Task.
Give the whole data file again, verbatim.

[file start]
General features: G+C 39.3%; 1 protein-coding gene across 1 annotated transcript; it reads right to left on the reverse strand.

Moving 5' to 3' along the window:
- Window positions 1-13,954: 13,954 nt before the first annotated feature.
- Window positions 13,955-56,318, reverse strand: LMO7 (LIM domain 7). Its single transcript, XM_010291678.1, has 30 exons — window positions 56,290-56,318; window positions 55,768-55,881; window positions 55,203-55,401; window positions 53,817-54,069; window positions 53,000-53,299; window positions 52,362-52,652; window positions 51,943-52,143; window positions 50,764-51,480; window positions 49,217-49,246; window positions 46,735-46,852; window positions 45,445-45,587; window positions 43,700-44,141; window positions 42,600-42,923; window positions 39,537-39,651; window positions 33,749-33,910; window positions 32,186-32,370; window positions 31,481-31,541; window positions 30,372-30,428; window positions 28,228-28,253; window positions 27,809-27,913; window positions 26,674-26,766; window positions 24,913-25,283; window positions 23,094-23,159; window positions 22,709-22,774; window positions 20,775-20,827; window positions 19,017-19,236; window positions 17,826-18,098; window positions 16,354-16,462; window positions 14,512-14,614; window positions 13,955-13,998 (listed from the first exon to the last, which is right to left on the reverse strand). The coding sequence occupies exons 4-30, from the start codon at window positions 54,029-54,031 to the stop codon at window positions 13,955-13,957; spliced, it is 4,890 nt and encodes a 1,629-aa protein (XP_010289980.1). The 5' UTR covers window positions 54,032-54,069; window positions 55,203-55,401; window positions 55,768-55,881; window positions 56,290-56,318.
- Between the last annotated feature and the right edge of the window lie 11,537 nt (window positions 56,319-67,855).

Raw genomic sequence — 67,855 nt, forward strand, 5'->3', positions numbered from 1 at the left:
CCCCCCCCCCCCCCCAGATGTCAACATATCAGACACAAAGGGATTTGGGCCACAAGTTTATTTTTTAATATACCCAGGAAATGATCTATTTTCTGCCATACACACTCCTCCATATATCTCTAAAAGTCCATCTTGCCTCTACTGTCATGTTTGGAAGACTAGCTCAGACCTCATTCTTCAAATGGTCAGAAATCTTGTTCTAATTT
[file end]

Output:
General features: G+C 39.3%; 1 protein-coding gene across 1 annotated transcript; it reads right to left on the reverse strand.

Moving 5' to 3' along the window:
- Window positions 1-13,954: 13,954 nt before the first annotated feature.
- Window positions 13,955-56,318, reverse strand: LMO7 (LIM domain 7). Its single transcript, XM_010291678.1, has 30 exons — window positions 56,290-56,318; window positions 55,768-55,881; window positions 55,203-55,401; window positions 53,817-54,069; window positions 53,000-53,299; window positions 52,362-52,652; window positions 51,943-52,143; window positions 50,764-51,480; window positions 49,217-49,246; window positions 46,735-46,852; window positions 45,445-45,587; window positions 43,700-44,141; window positions 42,600-42,923; window positions 39,537-39,651; window positions 33,749-33,910; window positions 32,186-32,370; window positions 31,481-31,541; window positions 30,372-30,428; window positions 28,228-28,253; window positions 27,809-27,913; window positions 26,674-26,766; window positions 24,913-25,283; window positions 23,094-23,159; window positions 22,709-22,774; window positions 20,775-20,827; window positions 19,017-19,236; window positions 17,826-18,098; window positions 16,354-16,462; window positions 14,512-14,614; window positions 13,955-13,998 (listed from the first exon to the last, which is right to left on the reverse strand). The coding sequence occupies exons 4-30, from the start codon at window positions 54,029-54,031 to the stop codon at window positions 13,955-13,957; spliced, it is 4,890 nt and encodes a 1,629-aa protein (XP_010289980.1). The 5' UTR covers window positions 54,032-54,069; window positions 55,203-55,401; window positions 55,768-55,881; window positions 56,290-56,318.
- Between the last annotated feature and the right edge of the window lie 11,537 nt (window positions 56,319-67,855).

Raw genomic sequence — 67,855 nt, forward strand, 5'->3', positions numbered from 1 at the left:
CCCCCCCCCCCCCCCAGATGTCAACATATCAGACACAAAGGGATTTGGGCCACAAGTTTATTTTTTAATATACCCAGGAAATGATCTATTTTCTGCCATACACACTCCTCCATATATCTCTAAAAGTCCATCTTGCCTCTACTGTCATGTTTGGAAGACTAGCTCAGACCTCATTCTTCAAATGGTCAGAAATCTTGTTCTAATTT